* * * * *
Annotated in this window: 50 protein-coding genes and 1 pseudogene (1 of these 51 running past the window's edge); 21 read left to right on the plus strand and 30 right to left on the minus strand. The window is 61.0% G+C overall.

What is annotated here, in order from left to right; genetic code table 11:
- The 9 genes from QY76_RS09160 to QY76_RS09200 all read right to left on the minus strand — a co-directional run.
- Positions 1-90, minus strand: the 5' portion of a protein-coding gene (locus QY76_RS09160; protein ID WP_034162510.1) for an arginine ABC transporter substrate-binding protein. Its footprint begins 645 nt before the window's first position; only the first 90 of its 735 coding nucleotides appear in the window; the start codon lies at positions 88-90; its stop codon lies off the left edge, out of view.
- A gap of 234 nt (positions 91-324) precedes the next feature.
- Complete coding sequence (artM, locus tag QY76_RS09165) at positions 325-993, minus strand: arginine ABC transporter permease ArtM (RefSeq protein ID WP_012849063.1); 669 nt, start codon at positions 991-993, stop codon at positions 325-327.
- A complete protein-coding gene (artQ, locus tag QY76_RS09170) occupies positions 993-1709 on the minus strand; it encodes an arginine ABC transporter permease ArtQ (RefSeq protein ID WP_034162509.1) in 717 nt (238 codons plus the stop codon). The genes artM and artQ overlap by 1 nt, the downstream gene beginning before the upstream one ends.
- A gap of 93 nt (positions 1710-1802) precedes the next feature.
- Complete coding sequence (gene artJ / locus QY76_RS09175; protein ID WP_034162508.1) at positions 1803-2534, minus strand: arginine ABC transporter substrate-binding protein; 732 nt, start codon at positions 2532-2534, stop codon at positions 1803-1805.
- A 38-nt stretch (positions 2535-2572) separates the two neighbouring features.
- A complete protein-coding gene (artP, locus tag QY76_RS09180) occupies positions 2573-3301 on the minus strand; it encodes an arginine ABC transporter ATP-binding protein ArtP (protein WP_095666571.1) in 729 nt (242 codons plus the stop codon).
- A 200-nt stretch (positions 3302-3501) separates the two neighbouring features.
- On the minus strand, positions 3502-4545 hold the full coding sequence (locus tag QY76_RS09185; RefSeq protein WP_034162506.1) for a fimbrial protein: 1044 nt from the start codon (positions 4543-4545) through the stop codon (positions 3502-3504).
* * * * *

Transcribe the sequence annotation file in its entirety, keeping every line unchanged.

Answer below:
Annotated in this window: 50 protein-coding genes and 1 pseudogene (1 of these 51 running past the window's edge); 21 read left to right on the plus strand and 30 right to left on the minus strand. The window is 61.0% G+C overall.

What is annotated here, in order from left to right; genetic code table 11:
- The 9 genes from QY76_RS09160 to QY76_RS09200 all read right to left on the minus strand — a co-directional run.
- Positions 1-90, minus strand: the 5' portion of a protein-coding gene (locus QY76_RS09160; protein ID WP_034162510.1) for an arginine ABC transporter substrate-binding protein. Its footprint begins 645 nt before the window's first position; only the first 90 of its 735 coding nucleotides appear in the window; the start codon lies at positions 88-90; its stop codon lies off the left edge, out of view.
- A gap of 234 nt (positions 91-324) precedes the next feature.
- Complete coding sequence (artM, locus tag QY76_RS09165) at positions 325-993, minus strand: arginine ABC transporter permease ArtM (RefSeq protein ID WP_012849063.1); 669 nt, start codon at positions 991-993, stop codon at positions 325-327.
- A complete protein-coding gene (artQ, locus tag QY76_RS09170) occupies positions 993-1709 on the minus strand; it encodes an arginine ABC transporter permease ArtQ (RefSeq protein ID WP_034162509.1) in 717 nt (238 codons plus the stop codon). The genes artM and artQ overlap by 1 nt, the downstream gene beginning before the upstream one ends.
- A gap of 93 nt (positions 1710-1802) precedes the next feature.
- Complete coding sequence (gene artJ / locus QY76_RS09175; protein ID WP_034162508.1) at positions 1803-2534, minus strand: arginine ABC transporter substrate-binding protein; 732 nt, start codon at positions 2532-2534, stop codon at positions 1803-1805.
- A 38-nt stretch (positions 2535-2572) separates the two neighbouring features.
- A complete protein-coding gene (artP, locus tag QY76_RS09180) occupies positions 2573-3301 on the minus strand; it encodes an arginine ABC transporter ATP-binding protein ArtP (protein WP_095666571.1) in 729 nt (242 codons plus the stop codon).
- A 200-nt stretch (positions 3302-3501) separates the two neighbouring features.
- On the minus strand, positions 3502-4545 hold the full coding sequence (locus tag QY76_RS09185; RefSeq protein WP_034162506.1) for a fimbrial protein: 1044 nt from the start codon (positions 4543-4545) through the stop codon (positions 3502-3504).